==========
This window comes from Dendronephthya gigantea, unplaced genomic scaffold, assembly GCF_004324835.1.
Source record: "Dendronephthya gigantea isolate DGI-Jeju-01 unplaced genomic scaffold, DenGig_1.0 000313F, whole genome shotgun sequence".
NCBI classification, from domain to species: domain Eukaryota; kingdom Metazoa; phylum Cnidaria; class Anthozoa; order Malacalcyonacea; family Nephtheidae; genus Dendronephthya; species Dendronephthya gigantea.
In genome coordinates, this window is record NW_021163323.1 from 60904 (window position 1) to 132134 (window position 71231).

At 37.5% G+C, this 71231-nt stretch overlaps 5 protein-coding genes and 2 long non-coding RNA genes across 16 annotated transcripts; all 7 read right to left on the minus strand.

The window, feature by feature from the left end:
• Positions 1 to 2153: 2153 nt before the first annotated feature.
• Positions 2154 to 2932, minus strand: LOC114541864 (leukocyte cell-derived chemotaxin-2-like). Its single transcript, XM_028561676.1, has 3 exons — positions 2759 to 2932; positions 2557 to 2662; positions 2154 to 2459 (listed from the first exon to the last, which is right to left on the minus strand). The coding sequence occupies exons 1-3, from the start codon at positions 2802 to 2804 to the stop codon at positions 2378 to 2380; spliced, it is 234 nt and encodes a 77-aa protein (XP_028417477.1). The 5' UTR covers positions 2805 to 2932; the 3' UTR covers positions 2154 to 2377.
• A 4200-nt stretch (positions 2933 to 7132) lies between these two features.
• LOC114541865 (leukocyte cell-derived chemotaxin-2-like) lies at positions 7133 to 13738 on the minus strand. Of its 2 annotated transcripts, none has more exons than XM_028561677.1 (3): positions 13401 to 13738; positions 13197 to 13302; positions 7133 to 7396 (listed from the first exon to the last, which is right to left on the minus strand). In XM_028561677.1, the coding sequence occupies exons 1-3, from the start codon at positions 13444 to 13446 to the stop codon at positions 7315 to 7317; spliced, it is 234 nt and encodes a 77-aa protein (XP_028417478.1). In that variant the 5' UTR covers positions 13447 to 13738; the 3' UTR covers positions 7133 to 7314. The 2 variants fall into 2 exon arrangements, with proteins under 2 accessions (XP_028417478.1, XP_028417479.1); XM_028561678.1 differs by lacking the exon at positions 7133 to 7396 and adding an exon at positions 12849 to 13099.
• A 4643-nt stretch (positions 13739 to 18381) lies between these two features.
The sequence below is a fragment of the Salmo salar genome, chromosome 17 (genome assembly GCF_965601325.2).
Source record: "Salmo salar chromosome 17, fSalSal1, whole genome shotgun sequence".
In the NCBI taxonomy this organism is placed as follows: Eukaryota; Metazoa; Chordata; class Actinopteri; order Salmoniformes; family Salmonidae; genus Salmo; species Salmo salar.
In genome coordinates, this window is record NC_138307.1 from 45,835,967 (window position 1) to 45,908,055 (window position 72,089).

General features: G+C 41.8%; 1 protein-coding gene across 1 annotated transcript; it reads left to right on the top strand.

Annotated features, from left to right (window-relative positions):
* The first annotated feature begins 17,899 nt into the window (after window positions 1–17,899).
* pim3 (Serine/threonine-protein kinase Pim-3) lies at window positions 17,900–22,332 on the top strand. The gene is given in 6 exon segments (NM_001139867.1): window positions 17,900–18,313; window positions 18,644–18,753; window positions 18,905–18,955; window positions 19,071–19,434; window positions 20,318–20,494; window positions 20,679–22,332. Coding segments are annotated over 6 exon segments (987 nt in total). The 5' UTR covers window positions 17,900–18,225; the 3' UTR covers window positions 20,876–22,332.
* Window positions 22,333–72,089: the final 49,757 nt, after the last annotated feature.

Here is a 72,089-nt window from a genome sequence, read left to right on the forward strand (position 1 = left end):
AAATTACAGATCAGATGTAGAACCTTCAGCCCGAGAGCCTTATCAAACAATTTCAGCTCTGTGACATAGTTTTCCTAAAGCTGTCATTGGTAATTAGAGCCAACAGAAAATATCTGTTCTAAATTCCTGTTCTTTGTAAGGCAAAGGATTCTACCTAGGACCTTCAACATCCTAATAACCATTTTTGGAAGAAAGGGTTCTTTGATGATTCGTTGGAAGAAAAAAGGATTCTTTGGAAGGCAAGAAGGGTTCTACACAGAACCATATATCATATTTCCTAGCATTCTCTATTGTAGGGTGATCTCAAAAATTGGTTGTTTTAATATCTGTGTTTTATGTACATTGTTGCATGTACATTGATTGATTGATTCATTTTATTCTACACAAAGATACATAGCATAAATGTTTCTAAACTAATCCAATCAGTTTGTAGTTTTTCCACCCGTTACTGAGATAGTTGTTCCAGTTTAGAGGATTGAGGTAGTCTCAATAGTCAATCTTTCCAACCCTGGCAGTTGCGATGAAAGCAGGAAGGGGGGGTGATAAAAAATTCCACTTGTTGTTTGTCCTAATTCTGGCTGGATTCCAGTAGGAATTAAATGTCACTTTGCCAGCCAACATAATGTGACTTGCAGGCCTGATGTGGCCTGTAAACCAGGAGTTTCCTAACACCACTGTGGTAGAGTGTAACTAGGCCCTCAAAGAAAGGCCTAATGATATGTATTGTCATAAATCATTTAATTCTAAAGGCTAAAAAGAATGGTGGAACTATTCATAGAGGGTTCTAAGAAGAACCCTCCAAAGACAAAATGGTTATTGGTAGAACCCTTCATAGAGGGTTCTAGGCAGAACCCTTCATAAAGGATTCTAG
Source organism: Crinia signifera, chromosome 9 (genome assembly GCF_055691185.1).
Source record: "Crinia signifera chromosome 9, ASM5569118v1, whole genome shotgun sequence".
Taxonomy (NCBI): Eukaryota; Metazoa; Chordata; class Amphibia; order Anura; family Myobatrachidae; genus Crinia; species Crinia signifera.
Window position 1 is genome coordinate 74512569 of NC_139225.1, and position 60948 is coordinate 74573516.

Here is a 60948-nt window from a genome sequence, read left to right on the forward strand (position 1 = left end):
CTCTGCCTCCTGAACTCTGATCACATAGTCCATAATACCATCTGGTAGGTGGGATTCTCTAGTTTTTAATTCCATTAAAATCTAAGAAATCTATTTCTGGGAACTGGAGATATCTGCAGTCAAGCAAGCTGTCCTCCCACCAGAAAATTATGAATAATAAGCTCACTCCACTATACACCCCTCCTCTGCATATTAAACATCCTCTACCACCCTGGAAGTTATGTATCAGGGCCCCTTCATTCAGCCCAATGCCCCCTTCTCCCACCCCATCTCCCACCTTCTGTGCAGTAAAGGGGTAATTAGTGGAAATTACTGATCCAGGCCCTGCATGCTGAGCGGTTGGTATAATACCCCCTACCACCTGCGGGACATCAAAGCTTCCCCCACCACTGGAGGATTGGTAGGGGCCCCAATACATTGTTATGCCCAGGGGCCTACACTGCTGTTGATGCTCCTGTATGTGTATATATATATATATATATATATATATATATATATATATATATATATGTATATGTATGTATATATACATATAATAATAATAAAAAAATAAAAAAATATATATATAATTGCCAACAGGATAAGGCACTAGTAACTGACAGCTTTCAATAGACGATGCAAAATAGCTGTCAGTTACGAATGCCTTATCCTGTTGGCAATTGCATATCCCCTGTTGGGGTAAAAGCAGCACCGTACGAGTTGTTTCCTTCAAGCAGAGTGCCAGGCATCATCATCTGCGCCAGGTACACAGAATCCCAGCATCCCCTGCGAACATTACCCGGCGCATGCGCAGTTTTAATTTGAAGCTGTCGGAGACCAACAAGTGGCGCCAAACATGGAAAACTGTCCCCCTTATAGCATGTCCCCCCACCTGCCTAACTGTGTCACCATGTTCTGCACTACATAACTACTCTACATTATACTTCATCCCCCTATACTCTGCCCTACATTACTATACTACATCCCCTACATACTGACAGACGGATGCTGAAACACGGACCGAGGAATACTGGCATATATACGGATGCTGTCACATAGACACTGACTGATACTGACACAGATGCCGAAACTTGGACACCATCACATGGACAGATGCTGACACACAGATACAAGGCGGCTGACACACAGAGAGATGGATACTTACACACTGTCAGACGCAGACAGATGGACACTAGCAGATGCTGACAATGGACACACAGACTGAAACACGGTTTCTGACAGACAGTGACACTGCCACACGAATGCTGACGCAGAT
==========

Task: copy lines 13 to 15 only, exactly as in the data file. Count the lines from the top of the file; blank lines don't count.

Source record: "Salmo salar chromosome 17, fSalSal1, whole genome shotgun sequence".
In the NCBI taxonomy this organism is placed as follows: Eukaryota; Metazoa; Chordata; class Actinopteri; order Salmoniformes; family Salmonidae; genus Salmo; species Salmo salar.
In genome coordinates, this window is record NC_138307.1 from 45,835,967 (window position 1) to 45,908,055 (window position 72,089).